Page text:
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An apple a day: Women with high-risk pregnancies receive food prescriptions for better health

Shreela Sharma
An apple a day: Women with high-risk pregnancies receive food prescriptions for better health
Shreela V. Sharma, PhD, RDN, LD, Professor and Vice Chair, Department of Epidemiology, UTHealth Houston School of Public Health
An apple a day: Women with high-risk pregnancies receive food prescriptions for better health

For more than 1,200 women with high-risk pregnancies who are on Medicaid, a food prescription program could be just what the doctor ordered to improve their health and safeguard the lives of their unborn babies.

Facing a higher risk of pregnancy-related complications while also living with food insecurity may limit access to healthy foods such as fruits and vegetables, which are important for a healthy pregnancy.

In the Food Is Medicine program—a collaborative effort between the Center for Health Equity at UTHealth Houston School of Public Health and several health plans, health care systems, and community partners—doctors give women a prescription for fresh produce.

“Many health conditions are strongly linked to food, like gestational diabetes or pregnancy-induced hypertension,” says Shreela V. Sharma, PhD, RDN, LD, who directs the Center for Health Equity and serves as Professor and Vice Chair of the Department of Epidemiology.

With financial support from the Michael & Susan Dell Foundation and the Episcopal Health Foundation, women in one cohort redeem their prescription with a monthly $100 debit card they can use to buy fresh fruits and vegetables at local grocery stores. These programs also receive support from the Humana Foundation and the Walmart Foundation. Another group of women in the program receives produce delivered directly to their homes. The initiative also provides all participants with access to resources that teach healthy and tasty ways to use the food.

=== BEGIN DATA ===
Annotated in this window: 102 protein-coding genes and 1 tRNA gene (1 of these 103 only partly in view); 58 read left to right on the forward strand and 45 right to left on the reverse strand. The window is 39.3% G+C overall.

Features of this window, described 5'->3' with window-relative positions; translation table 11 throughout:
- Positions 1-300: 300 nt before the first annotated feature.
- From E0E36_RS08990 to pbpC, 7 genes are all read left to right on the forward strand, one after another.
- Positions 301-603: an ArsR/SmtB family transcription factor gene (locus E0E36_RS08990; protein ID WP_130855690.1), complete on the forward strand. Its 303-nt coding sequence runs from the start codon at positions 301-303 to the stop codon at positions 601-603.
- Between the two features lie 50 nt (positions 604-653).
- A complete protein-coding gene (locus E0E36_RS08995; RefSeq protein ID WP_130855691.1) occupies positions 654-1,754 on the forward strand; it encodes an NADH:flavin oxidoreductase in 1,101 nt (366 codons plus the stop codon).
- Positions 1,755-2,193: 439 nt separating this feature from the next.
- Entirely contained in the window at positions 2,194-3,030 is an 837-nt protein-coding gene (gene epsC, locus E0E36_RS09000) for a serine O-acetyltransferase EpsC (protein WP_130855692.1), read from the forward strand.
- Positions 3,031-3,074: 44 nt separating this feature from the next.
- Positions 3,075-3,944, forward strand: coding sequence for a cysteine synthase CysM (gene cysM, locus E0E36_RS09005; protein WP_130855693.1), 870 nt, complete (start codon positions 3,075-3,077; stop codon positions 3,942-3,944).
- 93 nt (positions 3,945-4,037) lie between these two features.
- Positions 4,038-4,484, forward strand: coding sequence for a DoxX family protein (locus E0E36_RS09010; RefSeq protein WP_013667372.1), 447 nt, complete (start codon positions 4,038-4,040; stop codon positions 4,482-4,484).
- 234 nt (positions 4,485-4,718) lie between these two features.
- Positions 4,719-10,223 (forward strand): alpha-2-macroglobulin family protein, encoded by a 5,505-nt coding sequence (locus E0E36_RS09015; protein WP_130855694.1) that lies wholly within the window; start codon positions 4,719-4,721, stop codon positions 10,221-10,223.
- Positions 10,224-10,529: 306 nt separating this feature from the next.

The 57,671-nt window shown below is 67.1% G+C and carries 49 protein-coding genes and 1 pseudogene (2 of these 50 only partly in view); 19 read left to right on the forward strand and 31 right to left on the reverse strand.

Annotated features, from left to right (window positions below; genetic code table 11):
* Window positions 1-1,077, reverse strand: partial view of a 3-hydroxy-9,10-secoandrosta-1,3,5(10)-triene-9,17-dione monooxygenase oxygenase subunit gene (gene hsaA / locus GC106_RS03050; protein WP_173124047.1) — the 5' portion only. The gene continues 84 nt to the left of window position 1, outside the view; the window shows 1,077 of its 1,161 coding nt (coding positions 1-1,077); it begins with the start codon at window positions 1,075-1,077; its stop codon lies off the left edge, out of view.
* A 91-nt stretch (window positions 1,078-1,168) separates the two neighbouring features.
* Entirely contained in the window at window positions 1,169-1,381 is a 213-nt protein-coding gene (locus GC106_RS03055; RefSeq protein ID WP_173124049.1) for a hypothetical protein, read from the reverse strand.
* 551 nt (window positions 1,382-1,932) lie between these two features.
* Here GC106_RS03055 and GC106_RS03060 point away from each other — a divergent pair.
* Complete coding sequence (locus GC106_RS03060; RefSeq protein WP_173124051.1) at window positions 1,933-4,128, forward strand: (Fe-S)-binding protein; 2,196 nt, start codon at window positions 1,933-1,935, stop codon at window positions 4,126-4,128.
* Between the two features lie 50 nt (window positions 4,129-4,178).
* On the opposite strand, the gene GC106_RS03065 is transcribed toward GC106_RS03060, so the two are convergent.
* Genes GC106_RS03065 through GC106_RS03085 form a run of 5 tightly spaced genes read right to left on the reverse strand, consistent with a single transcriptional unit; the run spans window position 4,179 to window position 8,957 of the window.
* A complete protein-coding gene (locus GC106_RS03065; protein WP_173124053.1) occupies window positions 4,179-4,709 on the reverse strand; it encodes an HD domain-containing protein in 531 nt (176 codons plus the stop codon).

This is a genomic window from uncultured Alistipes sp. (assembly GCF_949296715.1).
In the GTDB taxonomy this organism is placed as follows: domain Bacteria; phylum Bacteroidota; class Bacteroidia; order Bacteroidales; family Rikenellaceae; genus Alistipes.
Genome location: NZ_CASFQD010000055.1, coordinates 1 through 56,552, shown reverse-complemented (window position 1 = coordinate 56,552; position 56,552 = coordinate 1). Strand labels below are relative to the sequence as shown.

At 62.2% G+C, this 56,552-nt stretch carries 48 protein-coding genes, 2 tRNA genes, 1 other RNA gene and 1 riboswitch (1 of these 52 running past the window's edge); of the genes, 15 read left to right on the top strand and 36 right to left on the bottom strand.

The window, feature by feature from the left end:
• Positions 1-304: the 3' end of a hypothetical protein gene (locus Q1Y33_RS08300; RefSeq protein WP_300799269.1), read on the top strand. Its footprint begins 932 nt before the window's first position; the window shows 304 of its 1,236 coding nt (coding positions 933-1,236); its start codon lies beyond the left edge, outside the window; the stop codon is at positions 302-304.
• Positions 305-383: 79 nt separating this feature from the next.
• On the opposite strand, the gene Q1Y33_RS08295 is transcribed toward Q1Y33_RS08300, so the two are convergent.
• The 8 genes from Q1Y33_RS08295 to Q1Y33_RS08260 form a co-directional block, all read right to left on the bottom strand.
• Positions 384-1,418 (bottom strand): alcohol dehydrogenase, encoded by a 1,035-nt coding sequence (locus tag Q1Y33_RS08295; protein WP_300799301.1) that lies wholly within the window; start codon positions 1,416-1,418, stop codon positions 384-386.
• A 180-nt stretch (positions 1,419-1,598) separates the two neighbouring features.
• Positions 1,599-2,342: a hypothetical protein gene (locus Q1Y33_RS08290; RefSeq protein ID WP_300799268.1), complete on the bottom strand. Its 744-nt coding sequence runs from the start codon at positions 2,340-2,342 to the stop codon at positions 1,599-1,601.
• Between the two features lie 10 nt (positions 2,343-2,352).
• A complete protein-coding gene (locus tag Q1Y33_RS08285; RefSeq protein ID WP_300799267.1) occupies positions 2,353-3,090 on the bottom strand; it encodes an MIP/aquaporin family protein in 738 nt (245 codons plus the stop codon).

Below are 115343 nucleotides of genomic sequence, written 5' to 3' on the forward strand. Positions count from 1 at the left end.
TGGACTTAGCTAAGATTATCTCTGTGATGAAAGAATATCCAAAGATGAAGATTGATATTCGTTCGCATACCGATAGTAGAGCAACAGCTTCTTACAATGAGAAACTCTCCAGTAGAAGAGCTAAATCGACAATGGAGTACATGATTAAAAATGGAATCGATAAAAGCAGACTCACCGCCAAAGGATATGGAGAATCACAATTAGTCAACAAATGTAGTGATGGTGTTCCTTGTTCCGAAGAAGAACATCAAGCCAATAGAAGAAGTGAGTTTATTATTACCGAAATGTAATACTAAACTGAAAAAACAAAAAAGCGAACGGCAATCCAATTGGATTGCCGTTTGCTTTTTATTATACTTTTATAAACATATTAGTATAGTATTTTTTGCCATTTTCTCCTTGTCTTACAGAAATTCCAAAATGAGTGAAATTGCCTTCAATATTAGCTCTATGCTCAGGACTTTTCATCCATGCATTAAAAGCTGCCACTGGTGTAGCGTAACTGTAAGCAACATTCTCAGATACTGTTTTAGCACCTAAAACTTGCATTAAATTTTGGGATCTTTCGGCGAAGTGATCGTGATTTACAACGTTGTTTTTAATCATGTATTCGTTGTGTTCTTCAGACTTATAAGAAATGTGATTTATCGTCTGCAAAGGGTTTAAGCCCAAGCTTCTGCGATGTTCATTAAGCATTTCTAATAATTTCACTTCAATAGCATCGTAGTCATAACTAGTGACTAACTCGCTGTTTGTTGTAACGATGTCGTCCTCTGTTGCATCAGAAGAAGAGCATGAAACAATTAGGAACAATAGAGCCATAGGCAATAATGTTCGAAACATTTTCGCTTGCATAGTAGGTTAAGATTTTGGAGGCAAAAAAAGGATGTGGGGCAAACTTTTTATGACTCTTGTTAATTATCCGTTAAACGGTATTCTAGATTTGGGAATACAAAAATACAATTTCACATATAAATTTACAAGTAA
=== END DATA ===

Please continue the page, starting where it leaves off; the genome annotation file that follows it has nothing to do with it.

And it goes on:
Experts at the School of Public Health are comparing groups to see if women are more likely to follow their doctor’s orders when they can make their own food choices at the grocery store or if the ease of food delivery works better for them.

“Transportation is one of the biggest barriers to addressing food insecurity,” Sharma says. “These families have limited budgets, so providing them with fresh, healthy food also relieves financial stressors. In addition to improving their physical well-being, these resources positively impact their mental health as well.”

The program started in fall 2023 and will last about two years, tracking each woman for two months after they give birth.

“Our expertise at the School of Public Health enables us to design this work and build capacity within health and community organizations so that the program is efficient and impactful. We are creating a roadmap with an implementation and evaluation toolkit for other health systems that want to do this work,” Sharma says.

She notes that only 5% of the $4.3 trillion spent on health care in the United States goes to prevention. “We are using the majority of our health care dollars to medicate and operate. Some of these resources could go toward food prescription programs to keep the population healthy and manage their medication conditions. Unlike with medications, there are no bad side effects to eating healthy food. The only side effect is you feel better,” she adds.

Programs like this one are part of a national movement to introduce nonmedical solutions into the health care delivery system to improve health outcomes and reduce disparities.

“Texas has some of the highest rates of food insecurity in the country, but we also have a lot of innovation happening in this space. Texans have been doing this produce prescription work for a decade, even before it was as popular as it is now,” Sharma says. “This isn’t surprising. When we see a problem in Texas, we rise up to meet it.”

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